I’m sitting in the Rare Books room of the State Library of Victoria, lost in time and strangely joyous as I encounter one of its new acquisitions, the late 2012 ‘artist’s book’ and collaboration between poet Robert Adamson and well-known Australian artist Peter Kingston, Shark-net Seahorses of Balmoral: A Harbour Memoir.
Posted in ESSAYS Tagged Des Cowley, Jacinta Le Plastrier, Nicholas Pounder, Peter Kingston, robert adamson
The River Caves
We were keen young cubs, members of 3rd Mosman Bay Sea Scouts. Twelve years old and full of excitement, collecting donations for the club house charity. On bob-a-job week we walked up and down steep streets around the harbour, mowing …
Posted in POETRY Tagged robert adamson
Three Poems and Webb Lecture by the Inaugural CAL Chair of Poetry
Robert Adamson began his post as the inaugural CAL Chair in Australian Poetry at UTS in February 2012. Funded by the Copyright Agency Limited (CAL) for three years, the Chair in Australian Poetry is the first of its kind in Australia.
Posted in ESSAYS Tagged Juno Gemes, Martin Harrison, Michael Griffiths, robert adamson, Toby Davidson, Zoe Rodriguez
Internal Weather, for Randolph Stow
I dwell in this bone-cave rocking cup of skull histories constantly re-writing themselves weaving ‘brain-waves’ thoughts drift out from a fatty backwash veins crawl with grainy information blood-cells pushed into the white country in multiples of ten you know nothing is lost we remembered sand streamed …
Driving through Kangaroo Valley I glimpsed a low slung animal in my headlights; pulled over and recognized a wombat — fog lifted its gauze, a clump of ferns moved apart. Another animal trundled out, then a third came into view, …
Listening To Cuckoos
Two unchanging notes; to us, words—always those high elongated notes. Red-eyed koels with feathered ear-muffs, downward ending notes that pour through a falling of night coming over the distances, words that don’t change. The two notes remain, a split phrase, …
Chair Insider: An Intimate Access in Photo Narratives
Andrew Sayers, director of the National Portrait Gallery, wrote of my work, ‘Trust is an important quality in portraiture. Trust is self evident in Juno Gemes’ photographic portraits’. The portraits published here were created in trust with literary friends.
Posted in ARTWORKS Tagged David Gilbey, Gig Ryan, Jennifer Maiden, John Dale, Juno Gemes, Martin Harrison, Michael Griffiths, Neil Astley, Peter Robb, robert adamson, Toby Davidson, Vicki Viidikas
Jal Nicholl Reviews Best Australian Poems 2010
It’s hard to write about a collection as diverse as this. It has no theme really except what Adamson mentions in his introduction, quoting Baudelaire’s poem ‘Correspondances’, a poem, to paraphrase blandly, about mysterious relations between things of different kinds. Anything can be compared to anything else, but is there a “ténébreuse et profonde unité” (“dark and deep unity”) in this collection, as Adamson seems to imply?
Posted in BOOK REVIEWS Tagged anthologies, robert adamson
Ryan Scott Reviews The Best Australian Poetry 2009 and The Best Australian Poems 2009
If we seek a division in Australian poetry, we will not find it represented among the poems in these two anthologies. Wearne puts it adroitly in his introduction when he says about the Poetry Wars, ‘for all the legendary brouhaha it may have all happened at one party (and perhaps that's how the eventual movie will see it). If some of us played for different teams (and still may) remember the operative words are 'play' and 'teams'.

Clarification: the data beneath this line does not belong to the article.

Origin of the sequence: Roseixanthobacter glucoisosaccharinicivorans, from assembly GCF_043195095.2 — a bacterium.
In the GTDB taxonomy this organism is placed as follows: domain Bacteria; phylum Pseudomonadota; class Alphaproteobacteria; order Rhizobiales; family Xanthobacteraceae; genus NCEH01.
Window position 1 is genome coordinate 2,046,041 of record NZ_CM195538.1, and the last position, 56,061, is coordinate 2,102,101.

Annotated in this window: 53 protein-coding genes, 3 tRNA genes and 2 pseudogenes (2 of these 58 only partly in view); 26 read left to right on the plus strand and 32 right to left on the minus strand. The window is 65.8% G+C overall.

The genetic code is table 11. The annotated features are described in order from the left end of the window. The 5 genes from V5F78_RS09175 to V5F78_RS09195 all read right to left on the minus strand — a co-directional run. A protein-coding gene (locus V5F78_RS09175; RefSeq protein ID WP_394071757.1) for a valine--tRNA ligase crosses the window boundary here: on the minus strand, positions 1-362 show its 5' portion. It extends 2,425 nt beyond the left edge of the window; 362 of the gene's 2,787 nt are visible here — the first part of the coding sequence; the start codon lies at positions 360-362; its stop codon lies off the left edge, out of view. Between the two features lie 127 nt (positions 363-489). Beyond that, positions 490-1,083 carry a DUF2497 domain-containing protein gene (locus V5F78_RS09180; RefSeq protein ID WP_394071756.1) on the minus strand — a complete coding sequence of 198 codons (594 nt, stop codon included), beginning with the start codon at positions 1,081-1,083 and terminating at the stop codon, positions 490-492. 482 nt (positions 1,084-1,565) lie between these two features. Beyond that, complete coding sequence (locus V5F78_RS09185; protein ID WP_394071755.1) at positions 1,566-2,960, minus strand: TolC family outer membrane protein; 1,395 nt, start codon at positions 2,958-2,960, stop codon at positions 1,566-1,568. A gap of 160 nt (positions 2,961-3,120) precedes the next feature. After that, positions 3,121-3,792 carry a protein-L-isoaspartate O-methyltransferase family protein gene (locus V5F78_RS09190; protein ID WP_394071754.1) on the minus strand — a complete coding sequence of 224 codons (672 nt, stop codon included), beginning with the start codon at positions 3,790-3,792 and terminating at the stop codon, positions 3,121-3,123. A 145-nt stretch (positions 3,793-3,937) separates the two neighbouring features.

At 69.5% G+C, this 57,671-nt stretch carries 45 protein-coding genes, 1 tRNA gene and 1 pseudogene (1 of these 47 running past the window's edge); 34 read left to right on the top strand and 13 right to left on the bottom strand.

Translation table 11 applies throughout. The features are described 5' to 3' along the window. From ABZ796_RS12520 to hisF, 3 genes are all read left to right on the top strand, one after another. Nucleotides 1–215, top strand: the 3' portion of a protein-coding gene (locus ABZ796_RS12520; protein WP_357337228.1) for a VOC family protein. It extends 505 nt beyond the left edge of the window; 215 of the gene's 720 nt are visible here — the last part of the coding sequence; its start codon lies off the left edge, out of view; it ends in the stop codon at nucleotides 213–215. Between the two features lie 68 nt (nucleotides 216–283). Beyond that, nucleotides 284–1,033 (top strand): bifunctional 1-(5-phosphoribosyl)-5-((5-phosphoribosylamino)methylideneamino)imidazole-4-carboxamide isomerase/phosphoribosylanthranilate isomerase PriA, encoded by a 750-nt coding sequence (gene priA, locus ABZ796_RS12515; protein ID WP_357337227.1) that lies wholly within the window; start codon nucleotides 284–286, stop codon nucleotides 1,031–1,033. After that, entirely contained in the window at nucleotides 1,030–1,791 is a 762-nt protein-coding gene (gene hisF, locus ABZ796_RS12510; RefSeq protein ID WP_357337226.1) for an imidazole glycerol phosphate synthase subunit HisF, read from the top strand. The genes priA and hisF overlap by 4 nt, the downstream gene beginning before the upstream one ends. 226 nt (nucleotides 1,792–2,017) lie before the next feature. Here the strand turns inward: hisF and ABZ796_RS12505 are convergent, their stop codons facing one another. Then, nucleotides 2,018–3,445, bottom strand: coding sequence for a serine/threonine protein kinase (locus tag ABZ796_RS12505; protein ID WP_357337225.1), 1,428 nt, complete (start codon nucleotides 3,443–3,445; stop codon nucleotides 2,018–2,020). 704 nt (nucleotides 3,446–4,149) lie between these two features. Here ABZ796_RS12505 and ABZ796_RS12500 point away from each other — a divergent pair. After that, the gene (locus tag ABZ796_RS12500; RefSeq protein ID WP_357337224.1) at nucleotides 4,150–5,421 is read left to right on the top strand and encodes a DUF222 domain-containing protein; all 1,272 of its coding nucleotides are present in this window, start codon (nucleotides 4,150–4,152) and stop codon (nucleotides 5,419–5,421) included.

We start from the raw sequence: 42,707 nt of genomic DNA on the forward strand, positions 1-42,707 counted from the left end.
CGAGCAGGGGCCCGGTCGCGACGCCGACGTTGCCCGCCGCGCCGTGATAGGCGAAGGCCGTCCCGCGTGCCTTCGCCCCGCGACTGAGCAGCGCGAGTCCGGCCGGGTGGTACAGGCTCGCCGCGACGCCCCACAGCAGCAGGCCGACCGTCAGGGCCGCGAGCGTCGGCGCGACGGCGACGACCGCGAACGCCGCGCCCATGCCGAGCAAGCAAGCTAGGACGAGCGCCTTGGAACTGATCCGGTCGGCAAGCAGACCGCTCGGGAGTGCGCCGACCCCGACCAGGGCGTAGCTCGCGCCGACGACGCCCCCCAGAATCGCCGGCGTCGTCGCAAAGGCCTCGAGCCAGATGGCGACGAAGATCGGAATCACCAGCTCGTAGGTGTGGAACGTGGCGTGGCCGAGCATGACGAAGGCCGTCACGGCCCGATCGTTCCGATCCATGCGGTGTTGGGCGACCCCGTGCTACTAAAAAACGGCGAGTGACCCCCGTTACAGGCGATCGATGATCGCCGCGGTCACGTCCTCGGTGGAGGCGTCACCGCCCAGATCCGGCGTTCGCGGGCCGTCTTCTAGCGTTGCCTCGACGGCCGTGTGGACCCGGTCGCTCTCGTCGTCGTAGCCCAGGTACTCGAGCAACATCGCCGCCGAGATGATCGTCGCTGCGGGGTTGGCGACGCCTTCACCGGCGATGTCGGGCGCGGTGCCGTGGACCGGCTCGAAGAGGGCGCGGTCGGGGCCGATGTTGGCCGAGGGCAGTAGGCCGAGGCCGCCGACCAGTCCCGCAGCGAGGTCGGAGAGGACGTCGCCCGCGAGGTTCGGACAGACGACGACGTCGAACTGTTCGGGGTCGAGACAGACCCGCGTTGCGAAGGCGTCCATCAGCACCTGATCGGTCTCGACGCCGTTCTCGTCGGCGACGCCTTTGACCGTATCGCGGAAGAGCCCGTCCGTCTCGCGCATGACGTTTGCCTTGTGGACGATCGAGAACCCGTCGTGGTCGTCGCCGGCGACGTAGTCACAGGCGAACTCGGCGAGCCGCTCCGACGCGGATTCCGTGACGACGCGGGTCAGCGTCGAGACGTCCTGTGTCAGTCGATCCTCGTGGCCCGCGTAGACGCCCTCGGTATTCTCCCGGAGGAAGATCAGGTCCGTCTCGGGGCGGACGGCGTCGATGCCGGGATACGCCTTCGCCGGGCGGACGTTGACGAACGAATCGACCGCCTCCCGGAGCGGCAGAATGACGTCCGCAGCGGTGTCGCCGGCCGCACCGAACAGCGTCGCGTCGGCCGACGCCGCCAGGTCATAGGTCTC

Posted in BOOK REVIEWS Tagged Alan Wearne, anthologies, robert adamson
Welcome to the dreamy village of Mulloway, population 28.1, set in the backblocks of the Hawkesbury, somewhere in the vicinity of Sandy Bay, Peat Island and the Angler's Rest. The place is awash with ribbon-fish shaped streamers and the sound of a parade of Customlines passing down the main street toward the water, all to a sound track of late-period Bob Dylan and Emmylou Harris …
Posted in ESSAYS Tagged Greg McLaren, robert adamson
From River Cuts: Letters to Robert Adamson
canberra raining & the flight was shit / in the sticks somewhere off majura avenue (dickson) 19:39 0646 abstract & bearded hovering on a twelve foot cushion of evil / a still from eisenstein's ivan the terrible, mutation of reading …
Posted in 23: EDITORIAL INTERVENTION Tagged paul hardacre, robert adamson
James Stuart Reviews Robert Adamson
From his earliest involvement, Robert Adamson has been an iconic figure for contemporary Australian poetry, both as a “post-symbolist”, lyrical poet, and as an editor and publisher. His achievements are testament to this, whether one is reflecting upon his 17 odd collections of poetry, and the consequent awards, or his various engagements on ventures such as the editorship of New Poetry and the founding of Paperbark Press.
Posted in BOOK REVIEWS Tagged autobiography, James Stuart, robert adamson
Eurydice In Sydney
What did he think, while I was gone he’d done time in his head, was he still a mirror did he waste his brain dancing in the abstract darkness? Pain comes and goes, I notice things I hadn’t before, in …
Posted in 08: FESTIVAL Tagged robert adamson
The Speaking Page
When the tide moves again comes up over the point here and spills into Parsley Bay, goes over the river’s torn entrails – your breath becomes tidal atmosphere, it heals deeply thoroughly then you begin to understand that the river …
Posted in 01: UNTHEMED Tagged robert adamson